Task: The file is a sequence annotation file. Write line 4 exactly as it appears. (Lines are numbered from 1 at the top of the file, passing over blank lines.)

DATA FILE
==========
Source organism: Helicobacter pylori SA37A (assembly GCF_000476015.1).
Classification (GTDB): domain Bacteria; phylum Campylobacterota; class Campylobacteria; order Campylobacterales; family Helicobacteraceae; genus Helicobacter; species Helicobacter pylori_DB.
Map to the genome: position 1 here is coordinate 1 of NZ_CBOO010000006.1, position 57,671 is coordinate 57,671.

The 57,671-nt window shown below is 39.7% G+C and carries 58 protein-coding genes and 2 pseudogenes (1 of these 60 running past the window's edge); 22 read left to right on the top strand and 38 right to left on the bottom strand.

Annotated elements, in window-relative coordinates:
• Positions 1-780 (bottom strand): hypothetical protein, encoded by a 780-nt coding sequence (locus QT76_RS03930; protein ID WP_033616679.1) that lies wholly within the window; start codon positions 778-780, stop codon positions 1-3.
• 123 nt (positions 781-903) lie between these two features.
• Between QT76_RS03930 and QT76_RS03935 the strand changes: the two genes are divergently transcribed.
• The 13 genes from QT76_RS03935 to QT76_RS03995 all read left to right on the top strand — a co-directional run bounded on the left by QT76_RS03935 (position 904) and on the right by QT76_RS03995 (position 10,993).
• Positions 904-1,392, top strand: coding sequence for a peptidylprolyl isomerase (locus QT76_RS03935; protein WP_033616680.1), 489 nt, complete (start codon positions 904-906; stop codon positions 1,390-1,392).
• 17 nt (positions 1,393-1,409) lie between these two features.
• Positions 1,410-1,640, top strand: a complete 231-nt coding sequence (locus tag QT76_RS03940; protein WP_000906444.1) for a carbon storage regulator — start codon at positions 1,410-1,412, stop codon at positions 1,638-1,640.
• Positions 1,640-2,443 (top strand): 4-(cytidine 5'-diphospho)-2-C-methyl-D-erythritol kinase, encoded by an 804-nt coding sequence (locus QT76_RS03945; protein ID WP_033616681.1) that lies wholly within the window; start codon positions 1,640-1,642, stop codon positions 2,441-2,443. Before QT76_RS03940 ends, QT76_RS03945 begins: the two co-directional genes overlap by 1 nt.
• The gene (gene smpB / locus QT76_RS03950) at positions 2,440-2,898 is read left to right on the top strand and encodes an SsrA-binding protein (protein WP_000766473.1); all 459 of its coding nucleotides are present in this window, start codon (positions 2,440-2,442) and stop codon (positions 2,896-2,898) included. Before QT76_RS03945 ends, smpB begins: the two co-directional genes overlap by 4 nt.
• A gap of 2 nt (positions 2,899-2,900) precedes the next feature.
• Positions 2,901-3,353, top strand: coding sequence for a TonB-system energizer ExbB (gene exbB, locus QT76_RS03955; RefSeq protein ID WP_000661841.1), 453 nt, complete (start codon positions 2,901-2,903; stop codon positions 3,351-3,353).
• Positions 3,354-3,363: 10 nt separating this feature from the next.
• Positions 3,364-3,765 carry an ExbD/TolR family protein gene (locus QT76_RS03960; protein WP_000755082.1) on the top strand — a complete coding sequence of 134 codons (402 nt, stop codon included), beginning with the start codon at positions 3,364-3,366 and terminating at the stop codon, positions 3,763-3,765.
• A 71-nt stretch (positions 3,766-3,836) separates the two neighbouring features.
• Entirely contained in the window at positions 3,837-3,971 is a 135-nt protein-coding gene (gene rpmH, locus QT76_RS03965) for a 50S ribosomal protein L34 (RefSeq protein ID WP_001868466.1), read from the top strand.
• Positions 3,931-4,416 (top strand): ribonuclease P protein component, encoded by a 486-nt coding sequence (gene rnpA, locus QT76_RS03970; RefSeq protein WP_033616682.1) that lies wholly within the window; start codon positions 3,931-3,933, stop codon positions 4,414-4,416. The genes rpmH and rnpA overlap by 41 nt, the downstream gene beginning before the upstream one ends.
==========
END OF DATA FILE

The 57,671-nt window shown below is 39.7% G+C and carries 58 protein-coding genes and 2 pseudogenes (1 of these 60 running past the window's edge); 22 read left to right on the top strand and 38 right to left on the bottom strand.